Friday, January 27, 2012

Upcycled Sweater Cowl Scarf and Armwarmers

I'm not going to lie, you guys. It was hard for me to put this one in the mail and send it off to its intended recipient.

I wants it.  My precious.
(photo by Shelby Brakken)

I know, I know, I can just make one for myself again later. But it's not always that easy! First of all, it's not every day you find a major score at the thrift store:

Not only was this sweater snuggly, cute colors, and in good shape, it was also Goodwill's 1/2 price color of the week, making it a mere $3.50. AND it was a size 2XL, giving me TONS of knit to work with. Although I do feel a little guilty taking one of the few cute plus-size items available at a good price at Goodwill just to cut it up--but I'll learn to live with it.

I decided to make an infinity cowl scarf, like I'd done before, but because of the shapes of the pieces I had once I cut up the sweater (shown below):

The shoulders/neckline
The body of the sweater
I made one large rectangle (18" by 100"), folded it in half lengthwise, and sewed one seam all the way down to make my tube instead of making two long strips. Then I turned the tube right-side-out, and closed it up with the machine for as far as I could go, leaving about two inches that I had to hand-sew with an invisible seam at the end.  This tutorial explains this really well--that's where I learned it.

Photo by Shelby Brakken
This finished scarf is wrapped around my neck twice and is the perfect snugness for me--nice and wide to cover your whole neck, close enough so you can tuck in your chin against the wind, loose enough to slip over your head the second time around without messing up your hair.

And then this is what I had left over from the body of the sweater:

A friend of mine had just shown me a pair of armwarmers she had bought that were so cute, and I had been looking for just the right sweater to upcycle into a pair.  This one was perfect for it.  Well, what would have been REALLY ideal is a sweater with snug sleeves that I could just cut off and hem, but this was a close second.

  To figure out how big I wanted to cut my armwarmers, I used a knee sock that fit my arm pretty well as a template.

So my cut pieces ended up being about 10 or 11 inches wide (I trimmed it after sewing it right where I wanted it):

(it's folded in half)
By about 12" long (I ended up cutting a little more off the end because I was adding green cuffs).

I used the original hem from the sweater for the bottom edge of the armwarmers, and then I trimmed the cuffs from the original sleeves of the sweater to the same width to go on top (the finger end of the armwarmer).

These cuffs were double-thickness, which was a bonus.
I pinned the cuffs to the tops of the armwarmers and sewed them using a long stitch length, and I stretched the fabric as I sewed it to give it stretch for your hands to go through.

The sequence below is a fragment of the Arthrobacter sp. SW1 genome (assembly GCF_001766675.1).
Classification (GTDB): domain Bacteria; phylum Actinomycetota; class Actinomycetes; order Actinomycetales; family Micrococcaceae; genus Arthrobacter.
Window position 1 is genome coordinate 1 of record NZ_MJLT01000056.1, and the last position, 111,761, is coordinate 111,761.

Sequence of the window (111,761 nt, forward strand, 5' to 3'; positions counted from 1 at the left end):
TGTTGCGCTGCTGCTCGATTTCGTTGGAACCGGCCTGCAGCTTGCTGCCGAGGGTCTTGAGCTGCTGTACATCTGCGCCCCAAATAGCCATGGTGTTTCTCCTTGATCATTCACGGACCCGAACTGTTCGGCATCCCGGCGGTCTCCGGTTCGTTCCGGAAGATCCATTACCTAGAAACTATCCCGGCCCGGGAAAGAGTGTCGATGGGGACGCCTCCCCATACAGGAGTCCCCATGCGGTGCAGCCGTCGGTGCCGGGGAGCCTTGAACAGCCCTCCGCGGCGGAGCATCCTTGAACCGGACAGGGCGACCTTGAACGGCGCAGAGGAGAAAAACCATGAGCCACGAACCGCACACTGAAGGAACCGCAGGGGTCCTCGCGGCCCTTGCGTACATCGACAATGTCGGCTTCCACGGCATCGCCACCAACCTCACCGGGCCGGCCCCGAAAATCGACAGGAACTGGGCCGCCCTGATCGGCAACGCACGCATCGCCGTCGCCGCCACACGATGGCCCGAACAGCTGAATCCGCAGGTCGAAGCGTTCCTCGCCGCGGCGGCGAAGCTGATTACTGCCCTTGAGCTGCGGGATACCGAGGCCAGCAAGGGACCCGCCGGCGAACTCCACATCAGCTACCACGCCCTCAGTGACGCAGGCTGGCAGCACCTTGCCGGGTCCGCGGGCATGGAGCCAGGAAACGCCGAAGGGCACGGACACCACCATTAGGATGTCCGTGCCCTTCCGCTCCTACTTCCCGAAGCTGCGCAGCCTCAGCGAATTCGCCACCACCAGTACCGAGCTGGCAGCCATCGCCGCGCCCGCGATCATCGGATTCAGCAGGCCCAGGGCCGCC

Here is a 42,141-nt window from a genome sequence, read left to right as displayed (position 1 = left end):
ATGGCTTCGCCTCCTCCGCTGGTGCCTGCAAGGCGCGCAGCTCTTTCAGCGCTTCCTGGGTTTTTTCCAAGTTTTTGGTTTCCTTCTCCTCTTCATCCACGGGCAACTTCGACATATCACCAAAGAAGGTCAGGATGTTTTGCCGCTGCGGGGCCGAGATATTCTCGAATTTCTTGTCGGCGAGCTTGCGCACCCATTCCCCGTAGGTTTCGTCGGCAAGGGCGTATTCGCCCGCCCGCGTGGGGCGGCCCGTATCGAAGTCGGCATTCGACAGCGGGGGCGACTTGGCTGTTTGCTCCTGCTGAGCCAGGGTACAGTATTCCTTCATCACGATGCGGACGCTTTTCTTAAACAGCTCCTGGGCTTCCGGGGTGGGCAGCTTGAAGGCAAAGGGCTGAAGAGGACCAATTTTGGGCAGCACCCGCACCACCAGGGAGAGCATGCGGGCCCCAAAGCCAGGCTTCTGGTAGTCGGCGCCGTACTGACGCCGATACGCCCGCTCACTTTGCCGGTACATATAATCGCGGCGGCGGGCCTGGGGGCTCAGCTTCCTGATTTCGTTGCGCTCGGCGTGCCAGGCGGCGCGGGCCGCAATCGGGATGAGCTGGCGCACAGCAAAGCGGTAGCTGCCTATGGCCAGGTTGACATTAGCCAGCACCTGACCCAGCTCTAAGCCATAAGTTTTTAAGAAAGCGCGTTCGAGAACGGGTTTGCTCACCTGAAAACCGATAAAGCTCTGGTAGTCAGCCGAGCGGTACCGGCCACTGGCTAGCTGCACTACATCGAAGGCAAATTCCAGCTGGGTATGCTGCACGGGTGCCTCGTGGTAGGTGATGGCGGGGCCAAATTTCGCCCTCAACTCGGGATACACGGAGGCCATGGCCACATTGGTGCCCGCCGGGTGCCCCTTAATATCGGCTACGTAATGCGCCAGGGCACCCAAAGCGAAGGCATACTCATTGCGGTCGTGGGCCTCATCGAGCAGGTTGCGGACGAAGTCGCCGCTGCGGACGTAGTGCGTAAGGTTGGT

Then I folded them in half lengthwise (inside out, of course), pinned up the outside, and sewed at about the 4 inch mark at the top, and the 4.5 inch mark at the bottom.  I curved my seam in a little towards the wrist for a little snugger fit.  Actually, I slipped my arm inside before sewing to make sure the fit was okay.  It was.

Then I added a second zig-zag seam for some extra stability, then trimmed it down.

After turning inside out, you could be done...

But to make sure your fingerless glove/armwarmer doesn't go slipping off (and for extra warmth), you can stitch a simple line about an inch in from one edge to give your thumb a home.  Again, place your pin, check the fit, then sew.

Where is thumbkin?  Here I am!
And tada, you're done!

These are so great--I swear, I have wished I was wearing them several times since making them.  They were very tempting before I put them in the mail.

photo by Shelby Brakken

For example, we were at the chilly chilly beach this weekend, all bundled up for the windy and cold sunbreak walk on the beach.  If I'd had a pair of these, I wouldn't have had to whip off my gloves every time I wanted to take a picture on my touchscreen phone.  Gotta find me another sweater to chop up!

[Edited to add--I have since made tons more armwarmers, and I like this method (with a hole in the side seam for your thumb) much better!]

And I still have the hood left over, so I can make an upcycled version of this adorable girl's poncho someday (even though I famously announced in college that friends don't let friends wear ponchos--I had never had to wrangle my friend's arms into their sweaters, so I may be willing to change my mind about that now that we're talking about a freakishly strong toddler.)
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